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I voted 5 digits, but I'm on a salary.
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Old 07-24-2001, 12:27 AM   #6
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Hmm, is this poll meant for people who run websites for a living as opposed to people who are on salaries?
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Old 07-24-2001, 01:10 AM   #7
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Just as a matter of interest to 'overseas' affiliates, if you are earning big money, do you have to declare it?

At present the Australian Tax Office doesn't know about my earnings from the net. I don't even know if we have to tell them.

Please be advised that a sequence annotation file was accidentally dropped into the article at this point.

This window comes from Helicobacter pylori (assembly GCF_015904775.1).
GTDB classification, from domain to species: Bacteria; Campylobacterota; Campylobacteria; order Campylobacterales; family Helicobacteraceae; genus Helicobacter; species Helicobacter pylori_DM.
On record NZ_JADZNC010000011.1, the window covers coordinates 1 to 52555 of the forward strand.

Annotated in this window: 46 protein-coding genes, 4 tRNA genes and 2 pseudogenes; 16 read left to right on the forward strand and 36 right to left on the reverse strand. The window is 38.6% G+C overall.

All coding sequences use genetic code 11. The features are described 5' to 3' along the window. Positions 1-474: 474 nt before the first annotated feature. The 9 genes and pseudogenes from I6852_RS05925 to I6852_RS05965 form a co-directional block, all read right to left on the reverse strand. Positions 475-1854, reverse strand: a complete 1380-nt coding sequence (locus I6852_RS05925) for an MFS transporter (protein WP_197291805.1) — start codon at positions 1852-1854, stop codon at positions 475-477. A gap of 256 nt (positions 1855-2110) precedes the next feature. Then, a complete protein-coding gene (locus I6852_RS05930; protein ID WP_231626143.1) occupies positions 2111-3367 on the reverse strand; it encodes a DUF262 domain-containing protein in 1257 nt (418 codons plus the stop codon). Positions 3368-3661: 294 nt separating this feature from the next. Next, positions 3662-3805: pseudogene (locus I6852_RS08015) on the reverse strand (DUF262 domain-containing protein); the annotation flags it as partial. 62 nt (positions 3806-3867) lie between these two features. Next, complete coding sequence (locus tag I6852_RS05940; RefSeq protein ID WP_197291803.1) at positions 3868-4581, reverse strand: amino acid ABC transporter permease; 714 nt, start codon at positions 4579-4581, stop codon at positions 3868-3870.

Czar maybe you know???
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Old 07-24-2001, 01:27 AM   #8
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I think you do Jan, and when you cash your cheques into your Australian Bank account the ATO can monitor your funds. I imagine you will have to pay tax on this eventually.
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Old 07-24-2001, 01:31 AM   #9
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Maybe you can hide it in a Swiss bank account or something, if the Australian government doesn't require you to declare offshore investments (I think the US government does).
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Old 07-24-2001, 01:41 AM   #10
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Uhoh! better get me a real job so I can pay the taxes
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Old 07-24-2001, 02:27 AM   #11
woutah